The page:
There is no time limitation for a business deal/contract in general, unless the contract says there is.  (Now the Statute of Frauds requires contracts that cannot be performed within 1 year to be in writing, but that's something completely different.)  
The 99 year lease you cited to only applies to real property, and I'm not aware of anywhere in the U.S. that it applies.  I believe it's used in Mexico, however.



Well... you mean that a gov can have a contract with a private corporation allowing virtually control the country and this contract would never expire?

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December 31, 2012, 12:20:49 AM
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What do you think about this?

http://en.wikipedia.org/wiki/Federal_Reserve_Act
on 23rd December 2012 was the 99th anniversary of the Federal Reserve, and 99 years is the longest period of time for a business deal - it has to be renewed after that.

see...
http://en.wikipedia.org/wiki/99-year_lease

This is completely wrong.  (Except for maybe the 99th anniversary of the Fed Reserve.  I didnt' look that up.)  

There is no time limitation for a business deal/contract in general, unless the contract says there is.  (Now the Statute of Frauds requires contracts that cannot be performed within 1 year to be in writing, but that's something completely different.)  
The 99 year lease you cited to only applies to real property, and I'm not aware of anywhere in the U.S. that it applies.  I believe it's used in Mexico, however.



Well... you mean that a gov can have a contract with a private corporation allowing virtually control the country and this contract would never expire?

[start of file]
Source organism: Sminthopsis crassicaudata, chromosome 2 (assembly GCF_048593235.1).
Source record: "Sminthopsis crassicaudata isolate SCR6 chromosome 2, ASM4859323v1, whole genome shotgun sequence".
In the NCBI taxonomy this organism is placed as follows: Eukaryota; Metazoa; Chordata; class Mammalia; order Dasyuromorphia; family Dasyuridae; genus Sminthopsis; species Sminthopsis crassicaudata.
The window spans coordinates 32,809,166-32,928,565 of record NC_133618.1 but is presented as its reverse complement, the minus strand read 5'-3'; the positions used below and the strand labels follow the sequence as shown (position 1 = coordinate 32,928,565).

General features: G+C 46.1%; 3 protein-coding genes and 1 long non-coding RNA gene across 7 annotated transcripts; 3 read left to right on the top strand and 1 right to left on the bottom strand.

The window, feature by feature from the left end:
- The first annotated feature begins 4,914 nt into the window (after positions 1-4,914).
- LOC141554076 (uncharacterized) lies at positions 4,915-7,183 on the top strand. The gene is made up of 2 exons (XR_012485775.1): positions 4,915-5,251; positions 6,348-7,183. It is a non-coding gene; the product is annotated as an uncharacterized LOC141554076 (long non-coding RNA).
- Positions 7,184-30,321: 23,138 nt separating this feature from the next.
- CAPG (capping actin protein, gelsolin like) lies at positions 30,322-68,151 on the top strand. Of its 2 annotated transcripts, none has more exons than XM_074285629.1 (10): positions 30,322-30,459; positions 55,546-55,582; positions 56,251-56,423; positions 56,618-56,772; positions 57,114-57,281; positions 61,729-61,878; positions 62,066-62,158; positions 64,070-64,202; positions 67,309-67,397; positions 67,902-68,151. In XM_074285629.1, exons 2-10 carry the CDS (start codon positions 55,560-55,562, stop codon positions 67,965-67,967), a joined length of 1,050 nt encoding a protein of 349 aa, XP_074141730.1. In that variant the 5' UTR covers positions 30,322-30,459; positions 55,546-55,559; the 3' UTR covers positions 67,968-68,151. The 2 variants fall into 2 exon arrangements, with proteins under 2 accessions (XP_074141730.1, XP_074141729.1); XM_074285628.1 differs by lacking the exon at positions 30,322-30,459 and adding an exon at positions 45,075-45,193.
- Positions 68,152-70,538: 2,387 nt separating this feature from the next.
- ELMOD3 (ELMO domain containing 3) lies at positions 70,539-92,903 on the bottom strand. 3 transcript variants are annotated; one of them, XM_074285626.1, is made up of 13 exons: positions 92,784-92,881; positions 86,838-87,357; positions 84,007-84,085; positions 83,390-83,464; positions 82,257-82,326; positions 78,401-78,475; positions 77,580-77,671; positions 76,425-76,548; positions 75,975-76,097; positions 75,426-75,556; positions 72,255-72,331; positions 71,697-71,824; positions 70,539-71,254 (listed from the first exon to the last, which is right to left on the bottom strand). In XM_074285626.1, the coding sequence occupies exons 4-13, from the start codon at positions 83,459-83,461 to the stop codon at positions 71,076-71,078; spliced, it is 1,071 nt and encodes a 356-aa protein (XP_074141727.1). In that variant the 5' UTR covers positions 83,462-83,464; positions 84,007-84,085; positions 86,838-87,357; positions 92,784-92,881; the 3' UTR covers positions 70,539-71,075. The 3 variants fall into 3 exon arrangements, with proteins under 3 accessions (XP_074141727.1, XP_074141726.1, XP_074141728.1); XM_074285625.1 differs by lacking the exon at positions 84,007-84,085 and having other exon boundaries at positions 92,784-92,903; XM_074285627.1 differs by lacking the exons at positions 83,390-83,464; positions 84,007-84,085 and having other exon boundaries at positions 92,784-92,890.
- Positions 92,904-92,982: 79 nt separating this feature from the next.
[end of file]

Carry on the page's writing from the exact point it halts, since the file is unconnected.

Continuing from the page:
Aside from the constitutional argument against the fed (which is a complicated subject in and of itself), the answer is yes.  Contracts just don't expire, unless the contract says it does.  They may however, terminate upon completion of the contract.  But theoretically I could enter into a 200 year long contract and it be perfectly valid.  (Although ownership rights in land can get really complicated due to the Rule Against Perpetuities, so ignore that for now, I'm only speaking in general contract terms.)

Charlie Kelly: I'm pleading the 5th.  The Attorney: I would advise you do that.  Charlie Kelly: I'll take that advice under cooperation, alright? Now, let's say you and I go toe-to-toe on bird law and see who comes out the victor?  The Attorney: You know, I don't think I'm going to do anything close to that and I can clearly see you know nothing about the law.
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February 05, 2013, 04:01:12 PM
 #10

What do you think about this?

http://en.wikipedia.org/wiki/Federal_Reserve_Act
on 23rd December 2012 was the 99th anniversary of the Federal Reserve, and 99 years is the longest period of time for a business deal - it has to be renewed after that.

see...
http://en.wikipedia.org/wiki/99-year_lease

This is completely wrong.  (Except for maybe the 99th anniversary of the Fed Reserve.  I didnt' look that up.)  

There is no time limitation for a business deal/contract in general, unless the contract says there is.  (Now the Statute of Frauds requires contracts that cannot be performed within 1 year to be in writing, but that's something completely different.)  
The 99 year lease you cited to only applies to real property, and I'm not aware of anywhere in the U.S. that it applies.  I believe it's used in Mexico, however.



Well... you mean that a gov can have a contract with a private corporation allowing virtually control the country and this contract would never expire?

It is a law and a law could be repealed I guess.